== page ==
Manage episode 338154349 series 3305636
Its hard to believe that a book like The Constitution of Knowledge: A Defense of Truth,” hasn't been written before, which surfaces the structures that we need in order to convert contention into facts and knowledge.
Jonathan Rauch is a senior fellow in the Governance Studies program at the Brookings Institute, and the author of eight books and many articles on public policy, culture, and government. He is a contributing writer for The Atlantic and recipient of the 2005 National Magazine Award, the magazine industry’s equivalent of the Pulitzer Prize.
His many Brookings publications include “The Constitution of Knowledge: A Defense of Truth,” as well as “The Happiness Curve: Why Life Gets Better after 50.” Although much of his writing has been on public policy, he has also written on topics as widely varied as adultery, agriculture, gay marriage, height discrimination, and animal rights.
Jonathan and Greg tackle a range of topics as well today, focusing on how journalism maintained a sense of professionalism purely based on voluntary norms, viewpoint diversity, American universities & cancel culture, and why people seek out difficult challenges.
Mainstream journalism vs. social media
The reason mainstream journalism is still so much more reliable and grown up than social media is editors, human beings who sit there and look at stuff and ask reporters and other people, have you checked this? What have you done to check it? Let me see your notes. And then they think about, so is this story ripe? What are the effects of publishing this story right now? Does it need to be more balanced? So, those are the trade-offs we make all the time. And I think one of the strong suits of mainstream media and why it's so important to keep it financially viable.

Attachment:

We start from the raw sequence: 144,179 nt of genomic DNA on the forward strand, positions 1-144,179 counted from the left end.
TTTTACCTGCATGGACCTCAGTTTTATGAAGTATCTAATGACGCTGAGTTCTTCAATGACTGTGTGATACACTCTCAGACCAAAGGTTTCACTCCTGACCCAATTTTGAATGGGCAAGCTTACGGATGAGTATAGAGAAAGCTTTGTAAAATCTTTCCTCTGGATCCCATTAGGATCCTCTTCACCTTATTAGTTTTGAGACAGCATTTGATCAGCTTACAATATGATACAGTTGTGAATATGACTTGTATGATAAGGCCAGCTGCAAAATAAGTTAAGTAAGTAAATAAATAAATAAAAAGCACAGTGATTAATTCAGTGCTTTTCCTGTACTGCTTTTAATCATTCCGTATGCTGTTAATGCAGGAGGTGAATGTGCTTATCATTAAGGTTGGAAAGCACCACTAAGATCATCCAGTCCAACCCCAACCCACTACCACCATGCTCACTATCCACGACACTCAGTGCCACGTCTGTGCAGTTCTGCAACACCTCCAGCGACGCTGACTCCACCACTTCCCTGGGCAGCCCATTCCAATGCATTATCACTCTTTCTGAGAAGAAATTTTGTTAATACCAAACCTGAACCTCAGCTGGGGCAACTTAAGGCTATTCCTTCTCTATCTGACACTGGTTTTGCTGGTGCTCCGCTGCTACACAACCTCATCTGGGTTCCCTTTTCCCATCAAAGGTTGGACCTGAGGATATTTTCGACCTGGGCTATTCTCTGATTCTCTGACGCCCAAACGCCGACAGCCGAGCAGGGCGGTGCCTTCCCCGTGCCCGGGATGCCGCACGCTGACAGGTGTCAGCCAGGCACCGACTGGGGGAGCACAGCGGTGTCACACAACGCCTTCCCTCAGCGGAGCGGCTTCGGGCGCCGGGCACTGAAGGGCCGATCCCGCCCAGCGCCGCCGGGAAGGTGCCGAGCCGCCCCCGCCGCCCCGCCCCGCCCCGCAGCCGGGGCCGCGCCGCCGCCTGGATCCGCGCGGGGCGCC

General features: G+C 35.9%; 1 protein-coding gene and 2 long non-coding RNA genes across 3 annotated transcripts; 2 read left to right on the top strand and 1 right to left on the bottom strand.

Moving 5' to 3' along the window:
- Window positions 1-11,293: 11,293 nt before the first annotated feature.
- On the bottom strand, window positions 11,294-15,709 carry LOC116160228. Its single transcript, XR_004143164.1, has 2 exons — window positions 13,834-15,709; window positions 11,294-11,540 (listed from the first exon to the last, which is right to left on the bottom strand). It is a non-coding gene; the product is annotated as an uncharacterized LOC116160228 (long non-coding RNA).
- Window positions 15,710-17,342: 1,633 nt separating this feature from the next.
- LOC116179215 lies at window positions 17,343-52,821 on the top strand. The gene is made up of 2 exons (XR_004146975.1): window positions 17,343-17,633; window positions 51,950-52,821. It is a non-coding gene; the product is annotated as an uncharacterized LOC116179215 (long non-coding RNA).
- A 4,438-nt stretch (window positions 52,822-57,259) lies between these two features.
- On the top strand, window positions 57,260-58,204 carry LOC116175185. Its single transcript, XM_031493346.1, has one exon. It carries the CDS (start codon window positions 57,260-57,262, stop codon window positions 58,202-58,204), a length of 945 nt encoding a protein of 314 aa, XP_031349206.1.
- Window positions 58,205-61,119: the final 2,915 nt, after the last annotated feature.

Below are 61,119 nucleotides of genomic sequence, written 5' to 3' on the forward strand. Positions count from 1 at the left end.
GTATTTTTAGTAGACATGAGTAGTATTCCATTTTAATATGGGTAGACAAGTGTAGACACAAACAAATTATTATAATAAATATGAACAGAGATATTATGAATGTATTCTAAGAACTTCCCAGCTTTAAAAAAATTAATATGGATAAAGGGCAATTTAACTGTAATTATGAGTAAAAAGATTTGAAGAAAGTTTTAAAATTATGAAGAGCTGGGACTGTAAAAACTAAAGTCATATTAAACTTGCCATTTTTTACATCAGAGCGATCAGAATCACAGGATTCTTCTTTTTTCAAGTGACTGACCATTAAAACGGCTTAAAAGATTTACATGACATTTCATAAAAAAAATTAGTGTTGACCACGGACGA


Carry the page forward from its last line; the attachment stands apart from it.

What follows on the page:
Learning happens in a place where you can take emotional risks
Learning happens when we are forced to encounter ideas that we find offensive, wrong-headed, bigoted, sometimes hateful, and difficult. And we need to encounter them in physically safe settings, where they are stated in non-threatening ways.
Fake news in the 19th Century:
In the 19th century, American journalism was as cesspool of hyper-partisanship and fake news, H.L. Mencken. The greatest American journalist of his era writes in his memoirs about how he and the other Baltimore reporters at the other newspapers would get together over drinks and fabricate stories for the next day's paper. And since they all reported the same thing, everyone assumed it was true. So how do we get out of that? Some people decide that enough is enough. They're starting to lose readers and credibility. The American Society of Newspaper Editors forms. First thing it does is formulate some rules and standards for journalists, things that seem obvious now, like, you know, check your facts, run corrections, be accurate, give people a chance to respond. Someone had to think of those. Meanwhile, we start to see the opening of journalism schools at universities in the early 20th century. And they start training people and inculcating those norms.
- Faculty Profile at Brookings Institute
- Professional Profile at American Purpose
- Jonathan Rauch Website
- Jonathan Rauch on LinkedIn
- Jonathan Rauch on Twitter
- Articles in The Atlantic
- Articles in National Affairs
- The Constitution of Knowledge: A Defense of Truth
- Kindly Inquisitors: The New Attacks on Free Thought
- Political Realism: How Hacks, Machines, Big Money, and Back-Room Deals Can Strengthen American Democracy
- Denial: My 25 Years Without a Soul
- The Happiness Curve: Why Life Gets Better After 50
- Gay Marriage: Why It Is Good for Gays, Good for Straights, and Good for America